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United States Department of Agriculture

Agricultural Research Service

Title: Detection of Catfish off-Flavor Compounds by Trained Dogs

Authors
item Shelby, Richard
item Schrader, Kevin
item Tucker, Archie
item Klesius, Phillip
item Myers, L - AUBURN UNIVERSITY

Submitted to: Aquaculture Research
Publication Type: Peer Reviewed Journal
Publication Acceptance Date: January 16, 2004
Publication Date: April 1, 2004
Citation: Shelby, R.A., Schrader, K., Tucker, A., Klesius, P.H., Myers, L.J. 2004. Detection of catfish off-flavor compounds by trained dogs. Aquaculture Research.Vol.52(4)

Interpretive Summary: "Off-flavor" is a particular problem in the catfish industry due to the accumulation of "musty-earthy" tasting compounds in the meat. These compounds are the result of 2-methylisoborneol and geosmin which are produced by blooms of blue-green algae in the pond water. The purpose of this research was to train dogs to detect these compounds in water at levels which would be typical of an off-flavor event in catfish pond culture. The dogs were given 1 out of 5 choices of off-flavor and "on-flavor" water samples and were trained to sit at boxes containing off- flavor sample tubes. At the lowest concentration tested, 10 parts per trillion of the target compound, the mean correct responses for the 3 dogs were 37% , 43% and 67%. Additional testing was conducted using pond water samples containing known amounts of these two compounds which occurred naturally. Correct responses for off-flavor samples varied from 30% to 95%, depending on the sample and the dog. On-flavor samples were correctly identified with 96% accuracy for all dogs and all samples. Dogs may provide practical early detection of off-flavor problems in catfish ponds.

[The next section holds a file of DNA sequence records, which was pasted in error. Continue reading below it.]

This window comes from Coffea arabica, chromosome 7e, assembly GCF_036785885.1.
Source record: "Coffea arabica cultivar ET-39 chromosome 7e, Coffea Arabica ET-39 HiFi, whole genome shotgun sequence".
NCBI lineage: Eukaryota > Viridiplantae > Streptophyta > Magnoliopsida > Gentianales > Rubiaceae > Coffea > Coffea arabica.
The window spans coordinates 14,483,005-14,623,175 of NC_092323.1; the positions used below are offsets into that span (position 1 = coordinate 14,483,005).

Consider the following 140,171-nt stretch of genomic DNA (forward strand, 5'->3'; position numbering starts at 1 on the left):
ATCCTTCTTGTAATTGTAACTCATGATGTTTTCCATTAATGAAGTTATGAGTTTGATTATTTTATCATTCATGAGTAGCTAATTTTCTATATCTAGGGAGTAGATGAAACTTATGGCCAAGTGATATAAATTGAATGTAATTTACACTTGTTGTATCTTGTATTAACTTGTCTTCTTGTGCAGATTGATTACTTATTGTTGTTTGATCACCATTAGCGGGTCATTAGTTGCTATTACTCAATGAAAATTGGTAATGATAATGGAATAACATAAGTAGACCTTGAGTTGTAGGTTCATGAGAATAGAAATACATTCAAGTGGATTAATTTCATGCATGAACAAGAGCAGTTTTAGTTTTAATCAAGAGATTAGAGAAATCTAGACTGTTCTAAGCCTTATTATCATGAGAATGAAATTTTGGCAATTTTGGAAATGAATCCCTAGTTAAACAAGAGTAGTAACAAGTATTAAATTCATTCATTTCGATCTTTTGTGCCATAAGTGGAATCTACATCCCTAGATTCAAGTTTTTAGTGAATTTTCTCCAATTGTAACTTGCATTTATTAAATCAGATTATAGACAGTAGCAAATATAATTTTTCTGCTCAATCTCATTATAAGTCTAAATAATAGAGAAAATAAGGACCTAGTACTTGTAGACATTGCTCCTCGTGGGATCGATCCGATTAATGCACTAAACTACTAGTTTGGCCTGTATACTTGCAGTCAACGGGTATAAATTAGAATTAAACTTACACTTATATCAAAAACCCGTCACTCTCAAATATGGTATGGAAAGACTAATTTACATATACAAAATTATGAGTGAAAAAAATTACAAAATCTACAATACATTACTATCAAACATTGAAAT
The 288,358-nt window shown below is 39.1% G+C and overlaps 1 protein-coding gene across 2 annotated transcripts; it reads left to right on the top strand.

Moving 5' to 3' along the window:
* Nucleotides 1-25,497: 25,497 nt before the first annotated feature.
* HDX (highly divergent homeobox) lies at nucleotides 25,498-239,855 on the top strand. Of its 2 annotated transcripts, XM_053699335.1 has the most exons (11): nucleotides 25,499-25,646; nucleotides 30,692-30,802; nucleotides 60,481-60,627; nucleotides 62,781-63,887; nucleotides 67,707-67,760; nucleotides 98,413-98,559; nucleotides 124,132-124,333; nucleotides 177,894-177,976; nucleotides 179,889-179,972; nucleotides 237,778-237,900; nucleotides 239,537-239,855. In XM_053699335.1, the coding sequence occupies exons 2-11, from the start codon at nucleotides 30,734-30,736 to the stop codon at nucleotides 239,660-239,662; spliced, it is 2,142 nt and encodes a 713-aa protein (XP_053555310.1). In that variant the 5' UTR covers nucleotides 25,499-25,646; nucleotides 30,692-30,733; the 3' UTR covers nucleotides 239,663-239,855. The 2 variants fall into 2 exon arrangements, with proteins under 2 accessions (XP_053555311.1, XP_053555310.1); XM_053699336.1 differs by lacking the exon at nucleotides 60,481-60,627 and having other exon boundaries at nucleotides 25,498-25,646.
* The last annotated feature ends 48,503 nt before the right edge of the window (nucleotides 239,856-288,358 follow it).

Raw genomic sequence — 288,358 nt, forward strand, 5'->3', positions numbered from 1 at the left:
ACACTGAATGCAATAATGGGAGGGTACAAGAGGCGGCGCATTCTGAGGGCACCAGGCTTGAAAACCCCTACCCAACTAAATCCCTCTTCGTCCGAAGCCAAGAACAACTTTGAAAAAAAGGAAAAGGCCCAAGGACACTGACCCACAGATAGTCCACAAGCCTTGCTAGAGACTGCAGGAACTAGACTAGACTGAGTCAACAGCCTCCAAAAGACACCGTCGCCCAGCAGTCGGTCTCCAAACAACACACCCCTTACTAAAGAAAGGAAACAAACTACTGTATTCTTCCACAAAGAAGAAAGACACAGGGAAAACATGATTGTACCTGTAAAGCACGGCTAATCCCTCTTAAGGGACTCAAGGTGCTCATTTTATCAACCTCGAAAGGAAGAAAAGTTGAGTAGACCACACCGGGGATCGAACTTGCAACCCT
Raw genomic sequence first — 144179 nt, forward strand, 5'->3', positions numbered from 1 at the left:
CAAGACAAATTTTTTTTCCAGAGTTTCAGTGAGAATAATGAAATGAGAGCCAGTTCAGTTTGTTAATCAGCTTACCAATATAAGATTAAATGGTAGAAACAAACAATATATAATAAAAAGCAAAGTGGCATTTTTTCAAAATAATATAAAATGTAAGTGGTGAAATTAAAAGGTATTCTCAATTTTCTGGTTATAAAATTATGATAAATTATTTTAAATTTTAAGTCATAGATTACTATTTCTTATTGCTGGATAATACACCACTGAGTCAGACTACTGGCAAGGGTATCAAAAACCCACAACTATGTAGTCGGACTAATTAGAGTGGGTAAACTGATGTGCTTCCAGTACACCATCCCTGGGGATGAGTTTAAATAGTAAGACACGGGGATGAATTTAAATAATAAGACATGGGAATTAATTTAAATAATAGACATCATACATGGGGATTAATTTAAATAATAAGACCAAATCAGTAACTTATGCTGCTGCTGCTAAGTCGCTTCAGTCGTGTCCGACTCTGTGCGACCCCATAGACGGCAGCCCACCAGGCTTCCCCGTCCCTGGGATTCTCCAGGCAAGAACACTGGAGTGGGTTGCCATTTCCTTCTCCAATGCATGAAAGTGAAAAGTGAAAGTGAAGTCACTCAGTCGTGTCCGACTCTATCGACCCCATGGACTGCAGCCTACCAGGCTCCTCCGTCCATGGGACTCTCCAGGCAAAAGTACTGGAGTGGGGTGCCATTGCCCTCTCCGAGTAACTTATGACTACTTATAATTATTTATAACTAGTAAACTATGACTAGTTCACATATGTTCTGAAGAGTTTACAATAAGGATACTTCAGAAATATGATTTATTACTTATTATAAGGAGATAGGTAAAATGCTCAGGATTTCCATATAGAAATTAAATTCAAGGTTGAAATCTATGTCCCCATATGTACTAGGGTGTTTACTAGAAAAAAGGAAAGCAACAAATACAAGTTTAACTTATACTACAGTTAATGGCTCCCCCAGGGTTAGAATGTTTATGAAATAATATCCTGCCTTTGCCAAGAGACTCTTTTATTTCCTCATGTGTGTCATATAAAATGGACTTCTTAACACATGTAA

Technical Abstract: A group of six mixed-breed dogs was trained to detect 2-methylisoborneol (MIB) and geosmin (GSM) in laboratory-prepared water. Three of the dogs which were most responsive to training were selected for further testing to measure their ability to detect these compounds at levels which would be typical of the early stages of an 'off-flavor' event in catfish pond culture. The dogs were given 1 out of 5 choices of off-flavor and 'on-flavor' water samples and were trained to sit at boxes containing off flavor sample tubes. At the lowest concentration tested, 10 parts per trillion (ppt) of the target compound, the mean correct responses for the 3 dogs were 37% , 43% and 67%. Additional testing was conducted using pond water samples containing known amounts of these two compounds which occurred naturally. Correct responses for off-flavor samples varied from 30% to 95%, depending on the sample and the dog. On-flavor samples were correctly identified with 96% accuracy for all dogs and all samples. Dogs may provide practical early detection of off-flavor problems in catfish ponds.

Last Modified: 8/1/2014
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